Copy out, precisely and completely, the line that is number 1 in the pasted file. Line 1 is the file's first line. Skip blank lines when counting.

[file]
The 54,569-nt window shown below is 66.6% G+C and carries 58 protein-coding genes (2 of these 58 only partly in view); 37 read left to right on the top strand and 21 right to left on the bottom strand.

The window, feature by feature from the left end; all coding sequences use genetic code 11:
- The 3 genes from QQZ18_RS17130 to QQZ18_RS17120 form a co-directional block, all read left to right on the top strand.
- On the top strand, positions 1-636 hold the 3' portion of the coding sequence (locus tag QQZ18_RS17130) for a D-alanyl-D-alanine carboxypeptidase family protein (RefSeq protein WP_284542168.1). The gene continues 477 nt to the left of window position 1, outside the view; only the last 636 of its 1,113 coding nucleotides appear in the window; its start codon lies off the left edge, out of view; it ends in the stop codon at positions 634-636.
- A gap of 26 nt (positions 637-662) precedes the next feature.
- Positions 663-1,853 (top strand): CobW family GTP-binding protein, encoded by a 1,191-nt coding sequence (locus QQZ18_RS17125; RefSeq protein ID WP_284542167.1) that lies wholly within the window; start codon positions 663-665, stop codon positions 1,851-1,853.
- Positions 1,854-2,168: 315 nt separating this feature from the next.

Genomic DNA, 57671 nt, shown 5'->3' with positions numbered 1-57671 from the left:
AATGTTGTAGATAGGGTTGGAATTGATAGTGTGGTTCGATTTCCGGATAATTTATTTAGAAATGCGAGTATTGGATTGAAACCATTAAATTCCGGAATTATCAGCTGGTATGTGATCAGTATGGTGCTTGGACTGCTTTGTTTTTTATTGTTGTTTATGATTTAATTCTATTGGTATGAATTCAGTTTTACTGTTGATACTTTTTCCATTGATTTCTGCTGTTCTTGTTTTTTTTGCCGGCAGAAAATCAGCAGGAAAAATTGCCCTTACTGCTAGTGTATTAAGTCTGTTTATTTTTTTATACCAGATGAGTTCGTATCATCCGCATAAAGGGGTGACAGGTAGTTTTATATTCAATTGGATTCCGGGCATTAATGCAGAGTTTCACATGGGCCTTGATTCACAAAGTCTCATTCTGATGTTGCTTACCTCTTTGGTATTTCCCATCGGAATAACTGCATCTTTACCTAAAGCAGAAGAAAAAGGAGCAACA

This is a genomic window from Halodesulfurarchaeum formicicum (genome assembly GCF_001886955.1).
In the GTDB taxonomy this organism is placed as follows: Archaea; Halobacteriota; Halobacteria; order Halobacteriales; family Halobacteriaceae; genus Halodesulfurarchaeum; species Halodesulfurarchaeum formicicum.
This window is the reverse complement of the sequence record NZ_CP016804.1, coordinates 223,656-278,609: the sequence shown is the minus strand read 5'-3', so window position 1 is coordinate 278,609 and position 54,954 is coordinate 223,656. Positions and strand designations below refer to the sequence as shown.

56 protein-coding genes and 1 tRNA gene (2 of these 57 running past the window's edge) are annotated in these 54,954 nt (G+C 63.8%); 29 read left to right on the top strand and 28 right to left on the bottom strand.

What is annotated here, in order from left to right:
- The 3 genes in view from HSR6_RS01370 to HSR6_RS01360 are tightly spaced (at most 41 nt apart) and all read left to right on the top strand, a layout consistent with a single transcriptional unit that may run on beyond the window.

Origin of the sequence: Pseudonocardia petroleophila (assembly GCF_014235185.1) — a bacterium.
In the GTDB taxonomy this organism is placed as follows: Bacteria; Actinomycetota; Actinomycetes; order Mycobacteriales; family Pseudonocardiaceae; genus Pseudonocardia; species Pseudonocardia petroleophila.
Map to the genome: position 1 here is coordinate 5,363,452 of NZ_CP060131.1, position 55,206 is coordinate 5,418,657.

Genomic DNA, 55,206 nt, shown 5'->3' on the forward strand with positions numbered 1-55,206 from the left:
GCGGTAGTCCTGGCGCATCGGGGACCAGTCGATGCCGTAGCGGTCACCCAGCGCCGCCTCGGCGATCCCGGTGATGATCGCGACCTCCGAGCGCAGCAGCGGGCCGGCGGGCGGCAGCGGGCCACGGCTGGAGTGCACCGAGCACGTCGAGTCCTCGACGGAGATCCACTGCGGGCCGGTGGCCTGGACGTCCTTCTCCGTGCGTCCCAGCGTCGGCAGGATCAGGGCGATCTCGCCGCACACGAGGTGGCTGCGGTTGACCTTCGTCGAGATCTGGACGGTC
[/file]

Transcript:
The 54,569-nt window shown below is 66.6% G+C and carries 58 protein-coding genes (2 of these 58 only partly in view); 37 read left to right on the top strand and 21 right to left on the bottom strand.